Engineers and scientists are trying to intervene in the Earth’s geochemical cycles. Because it appears efforts to cut CO2 won’t suffice to avoid irreversible climate change. But does geoengineering offer a real solution? Or is it just human hubris?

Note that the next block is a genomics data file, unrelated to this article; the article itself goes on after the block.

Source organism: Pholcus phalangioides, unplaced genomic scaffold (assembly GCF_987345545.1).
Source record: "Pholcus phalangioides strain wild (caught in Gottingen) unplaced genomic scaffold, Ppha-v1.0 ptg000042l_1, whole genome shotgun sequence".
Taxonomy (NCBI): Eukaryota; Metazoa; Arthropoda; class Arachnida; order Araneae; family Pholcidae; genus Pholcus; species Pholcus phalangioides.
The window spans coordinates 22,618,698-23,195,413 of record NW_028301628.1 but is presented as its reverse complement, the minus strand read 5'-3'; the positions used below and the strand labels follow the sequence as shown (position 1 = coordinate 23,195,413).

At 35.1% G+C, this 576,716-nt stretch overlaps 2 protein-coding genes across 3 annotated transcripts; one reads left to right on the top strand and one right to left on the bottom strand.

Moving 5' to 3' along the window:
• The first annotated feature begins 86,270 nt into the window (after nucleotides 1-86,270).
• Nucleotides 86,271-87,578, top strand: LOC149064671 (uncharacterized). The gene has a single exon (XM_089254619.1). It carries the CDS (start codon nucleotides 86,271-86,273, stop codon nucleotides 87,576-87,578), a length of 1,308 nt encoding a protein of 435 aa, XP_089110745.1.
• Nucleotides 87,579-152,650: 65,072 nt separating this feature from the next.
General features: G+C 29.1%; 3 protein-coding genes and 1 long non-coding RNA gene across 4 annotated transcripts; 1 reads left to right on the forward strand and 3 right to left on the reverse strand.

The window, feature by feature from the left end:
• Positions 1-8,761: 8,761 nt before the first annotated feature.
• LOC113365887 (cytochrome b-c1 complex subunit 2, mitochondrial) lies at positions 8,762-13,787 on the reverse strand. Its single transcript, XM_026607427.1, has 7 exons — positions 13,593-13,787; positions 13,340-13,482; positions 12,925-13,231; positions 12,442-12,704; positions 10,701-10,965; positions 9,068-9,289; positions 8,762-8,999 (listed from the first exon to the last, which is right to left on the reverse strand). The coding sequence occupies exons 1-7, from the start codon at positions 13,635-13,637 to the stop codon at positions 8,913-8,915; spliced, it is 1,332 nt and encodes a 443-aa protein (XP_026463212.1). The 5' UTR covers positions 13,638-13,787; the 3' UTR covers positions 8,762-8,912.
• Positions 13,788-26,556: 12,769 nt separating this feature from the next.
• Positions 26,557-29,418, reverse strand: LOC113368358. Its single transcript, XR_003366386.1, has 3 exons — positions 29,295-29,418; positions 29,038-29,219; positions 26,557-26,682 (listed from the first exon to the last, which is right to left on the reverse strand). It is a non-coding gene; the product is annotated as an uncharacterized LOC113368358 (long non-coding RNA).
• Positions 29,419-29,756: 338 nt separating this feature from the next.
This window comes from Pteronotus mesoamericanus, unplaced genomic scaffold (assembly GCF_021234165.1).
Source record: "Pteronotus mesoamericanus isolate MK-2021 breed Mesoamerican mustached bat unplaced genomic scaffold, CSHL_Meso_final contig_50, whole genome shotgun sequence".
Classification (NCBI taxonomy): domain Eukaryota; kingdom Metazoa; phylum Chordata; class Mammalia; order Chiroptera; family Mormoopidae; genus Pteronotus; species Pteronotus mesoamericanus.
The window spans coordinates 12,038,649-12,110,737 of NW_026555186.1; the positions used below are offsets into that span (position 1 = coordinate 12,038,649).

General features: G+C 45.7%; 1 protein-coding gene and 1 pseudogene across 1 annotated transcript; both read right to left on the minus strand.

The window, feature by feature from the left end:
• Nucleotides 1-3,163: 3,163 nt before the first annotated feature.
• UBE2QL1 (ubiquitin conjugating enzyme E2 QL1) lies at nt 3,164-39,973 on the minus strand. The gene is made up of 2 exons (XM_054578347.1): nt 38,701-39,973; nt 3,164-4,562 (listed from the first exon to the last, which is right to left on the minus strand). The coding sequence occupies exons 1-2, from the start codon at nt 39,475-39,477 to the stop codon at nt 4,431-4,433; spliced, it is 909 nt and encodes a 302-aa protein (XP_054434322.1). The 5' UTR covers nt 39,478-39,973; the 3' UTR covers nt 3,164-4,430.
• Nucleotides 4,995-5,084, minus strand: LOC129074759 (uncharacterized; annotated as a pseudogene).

Some scientists believe that we need to explore radical, and perhaps dangerous, technologies in order to be able to lower the earth’s temperature through geoengineering in the near future. Science journalist Ingolf Baur explores the feasibility and risks of leading geoengineering projects. His journey takes him to meet scientists in Switzerland, Iceland, the US and Peru. Along the way, he encounters two very different strategies: One is to fish climate-damaging CO2 from the atmosphere and sink it underground or in the deep sea. The other, and this is the far more controversial strategy, seeks to develop techniques that dim sunlight. Global warming is causing entire mountain ridges like the Moosfluh above Switzerland’s Aletsch Glacier to break off. Such dramatic changes could increase the pressure to try geoengineering. Its most prominent proponent is David Keith from Harvard University in the US. He’s devised experiments to to sound out the possibilities of "solar geoengineering." His idea is for fleets of aircraft to dump millions of tons of sulfur into the stratosphere every year, where it should reflect part of the incoming sunlight back into space. As audacious as this method seems, it’s actually no different to what happens during volcanic eruptions. Or could we still manage to get greenhouse gases out of the atmosphere again? In Iceland, a group of researchers is using a special process to filter carbon dioxide from the air and pump it 2,000 meters deep into basalt rock. The surprise: after a few months, the CO2 is already reacting chemically and turning to stone, which renders it harmless - permanently. The quantities are still far too small, but it shows that as controversial and risky as some geoengineering methods may be, in the end we may need technology to avert or at least mitigate the effects of climate collapse.